If the high priest came out, the sacrificial atoning blood was accepted. God said that He would meet with the man at the Mercy Seat. The acceptance of the blood sprinkled upon the Mercy Seat demonstrated to the people that their sins were covered. The people of God would wait in the temple courtyard for the high priest to come out and give the one word, “Forgiven.” When the people heard the word, there was relief and rejoicing, and their sins were forgiven. This would happen every year on the Day of Atonement.


This yearly reminder of the shedding of blood to forgive sin was an essential part of the Israelites' worship. What was God trying to teach them and show them through this ritual?


Matthew records that, at the death of Christ, something shocking occurred in the temple. The temple veil was torn from top to bottom to indicate that God tore the curtain and not man. The Father showed that, from the time of Christ’s sacrificial offering, a new way of approaching God was inaugurated (formally introduced). No longer would only one man be able to enter into God’s presence, but all men and women through the finished work of Jesus at the cross. No wonder the Book of Acts records that “a large number of priests became obedient to the faith” (Acts 6:7). When the priests heard that Jesus died at the exact time as the curtain tore, many were shocked at the significance of what happened and a large number of priests came to faith in Messiah. God was fulfilling the prophecy of a new covenant spoken by the prophet (Jeremiah 31:31-34).


The Burial of Jesus


As the sun began to get low, the Lord moved a rich man to give Jesus an honorable burial. Let's read further:


38Later, Joseph of Arimathea asked Pilate for the body of Jesus. Now Joseph was a disciple of Jesus, but secretly because he feared the Jewish leaders. With Pilate’s permission, he came and took the body away. 39He was accompanied by Nicodemus, the man who earlier had visited Jesus at night. Nicodemus brought a mixture of myrrh and aloes, about seventy-five pounds. 40Taking Jesus’ body, the two of them wrapped it, with the spices, in strips of linen. This was in accordance with Jewish burial customs. 41At the place where Jesus was crucified, there was a garden, and in the garden a new tomb, in which no one had ever been laid. 42Because it was the Jewish day of Preparation and since the tomb was nearby, they laid Jesus there (John 19:38-42).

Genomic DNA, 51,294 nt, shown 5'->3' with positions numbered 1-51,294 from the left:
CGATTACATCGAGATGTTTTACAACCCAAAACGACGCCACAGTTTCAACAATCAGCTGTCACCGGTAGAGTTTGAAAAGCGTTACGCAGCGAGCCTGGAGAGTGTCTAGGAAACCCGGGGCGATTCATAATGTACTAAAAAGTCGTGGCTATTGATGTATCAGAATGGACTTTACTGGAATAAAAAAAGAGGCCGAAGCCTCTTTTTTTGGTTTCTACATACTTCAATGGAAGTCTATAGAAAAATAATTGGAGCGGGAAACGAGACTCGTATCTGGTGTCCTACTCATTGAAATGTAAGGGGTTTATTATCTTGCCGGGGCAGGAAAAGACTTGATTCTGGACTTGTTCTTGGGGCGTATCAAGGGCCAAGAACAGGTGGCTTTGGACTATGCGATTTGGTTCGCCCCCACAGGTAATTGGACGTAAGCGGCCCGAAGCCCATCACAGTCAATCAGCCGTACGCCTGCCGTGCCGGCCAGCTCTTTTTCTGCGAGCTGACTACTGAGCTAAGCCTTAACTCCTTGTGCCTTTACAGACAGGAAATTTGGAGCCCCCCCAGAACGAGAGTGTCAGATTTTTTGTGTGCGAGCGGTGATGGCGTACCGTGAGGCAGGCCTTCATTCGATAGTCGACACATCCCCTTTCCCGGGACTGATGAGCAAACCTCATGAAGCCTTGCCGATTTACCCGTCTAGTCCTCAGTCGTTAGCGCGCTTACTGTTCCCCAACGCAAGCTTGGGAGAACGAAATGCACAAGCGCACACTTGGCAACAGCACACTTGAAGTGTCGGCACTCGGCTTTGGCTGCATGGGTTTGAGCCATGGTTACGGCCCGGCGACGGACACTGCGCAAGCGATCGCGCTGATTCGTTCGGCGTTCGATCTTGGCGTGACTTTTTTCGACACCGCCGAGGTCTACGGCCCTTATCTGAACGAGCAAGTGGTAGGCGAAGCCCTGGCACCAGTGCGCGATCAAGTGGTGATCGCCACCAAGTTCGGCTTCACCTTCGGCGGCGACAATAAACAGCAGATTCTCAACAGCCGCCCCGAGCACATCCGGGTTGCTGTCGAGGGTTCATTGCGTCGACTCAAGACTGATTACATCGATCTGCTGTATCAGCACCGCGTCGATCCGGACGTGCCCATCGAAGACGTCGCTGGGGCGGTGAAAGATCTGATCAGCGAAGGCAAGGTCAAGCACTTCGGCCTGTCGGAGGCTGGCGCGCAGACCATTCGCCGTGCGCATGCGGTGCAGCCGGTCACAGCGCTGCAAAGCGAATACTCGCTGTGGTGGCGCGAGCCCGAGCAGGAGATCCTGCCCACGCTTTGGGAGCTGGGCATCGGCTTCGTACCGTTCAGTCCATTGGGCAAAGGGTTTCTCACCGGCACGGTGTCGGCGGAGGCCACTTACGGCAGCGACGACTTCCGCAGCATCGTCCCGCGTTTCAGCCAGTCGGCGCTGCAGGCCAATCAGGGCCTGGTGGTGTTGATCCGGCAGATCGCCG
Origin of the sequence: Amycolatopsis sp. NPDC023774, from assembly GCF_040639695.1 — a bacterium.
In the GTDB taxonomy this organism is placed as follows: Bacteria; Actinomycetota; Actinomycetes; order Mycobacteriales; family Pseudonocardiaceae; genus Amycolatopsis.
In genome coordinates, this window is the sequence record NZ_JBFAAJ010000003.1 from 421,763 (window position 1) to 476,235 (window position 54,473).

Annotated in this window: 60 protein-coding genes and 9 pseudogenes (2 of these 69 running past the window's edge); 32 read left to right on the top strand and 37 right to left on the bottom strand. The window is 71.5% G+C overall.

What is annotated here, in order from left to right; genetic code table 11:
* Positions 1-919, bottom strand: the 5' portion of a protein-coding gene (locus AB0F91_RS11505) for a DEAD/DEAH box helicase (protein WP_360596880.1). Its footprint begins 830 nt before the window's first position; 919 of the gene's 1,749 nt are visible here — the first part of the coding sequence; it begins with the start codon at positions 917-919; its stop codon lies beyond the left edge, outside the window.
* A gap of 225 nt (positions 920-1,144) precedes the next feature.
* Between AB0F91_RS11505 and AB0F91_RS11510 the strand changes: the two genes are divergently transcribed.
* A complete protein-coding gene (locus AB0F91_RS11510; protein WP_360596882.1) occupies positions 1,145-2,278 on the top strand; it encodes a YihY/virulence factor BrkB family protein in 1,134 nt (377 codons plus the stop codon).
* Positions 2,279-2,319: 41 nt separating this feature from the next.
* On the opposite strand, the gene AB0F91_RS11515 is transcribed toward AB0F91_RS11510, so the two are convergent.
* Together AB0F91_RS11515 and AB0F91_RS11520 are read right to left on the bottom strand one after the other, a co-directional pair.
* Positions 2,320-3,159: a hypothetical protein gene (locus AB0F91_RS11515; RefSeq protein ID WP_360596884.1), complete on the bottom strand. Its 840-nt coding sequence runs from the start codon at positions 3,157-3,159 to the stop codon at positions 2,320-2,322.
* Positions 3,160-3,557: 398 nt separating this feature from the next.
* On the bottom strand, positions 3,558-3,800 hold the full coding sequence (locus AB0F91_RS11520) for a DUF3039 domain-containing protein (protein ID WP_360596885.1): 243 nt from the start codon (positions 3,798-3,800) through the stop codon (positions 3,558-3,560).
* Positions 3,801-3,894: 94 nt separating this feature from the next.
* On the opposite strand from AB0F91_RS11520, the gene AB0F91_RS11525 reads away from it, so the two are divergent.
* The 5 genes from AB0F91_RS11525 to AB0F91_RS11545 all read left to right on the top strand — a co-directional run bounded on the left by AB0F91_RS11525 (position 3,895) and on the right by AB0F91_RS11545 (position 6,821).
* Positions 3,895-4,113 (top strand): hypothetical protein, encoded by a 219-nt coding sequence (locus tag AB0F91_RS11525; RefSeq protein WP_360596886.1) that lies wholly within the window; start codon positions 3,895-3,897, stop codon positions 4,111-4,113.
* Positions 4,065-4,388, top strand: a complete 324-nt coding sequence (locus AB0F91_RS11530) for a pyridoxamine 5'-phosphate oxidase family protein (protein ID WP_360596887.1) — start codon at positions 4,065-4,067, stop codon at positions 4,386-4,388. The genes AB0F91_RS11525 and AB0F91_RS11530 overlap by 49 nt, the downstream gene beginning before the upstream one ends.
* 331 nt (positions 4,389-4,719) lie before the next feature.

The Jewish rulers wanted to keep the commandment in Deuteronomy 21:23, i.e., that a body should not be left hanging during the night, so they went to Pilate and demanded that they should hasten the death of the three before the evening came and Passover started (John 19:31). The leaders were keen to keep the minor laws of the Scriptures, while they had just committed the greatest crime in all of humanity: the rejection and murder of the Son of God. There can be no greater sin than the rejection of the Messiah.


Two secret believers, Joseph of Arimathea and Nicodemus, members of the Sanhedrin, broke cover and sought to honor Jesus in His death. The two of them appealed to Pilate for the body and, according to Jewish burial customs, bought a costly amount of myrrh and aloes and began to wrap the body with seventy-five pounds of burial spices.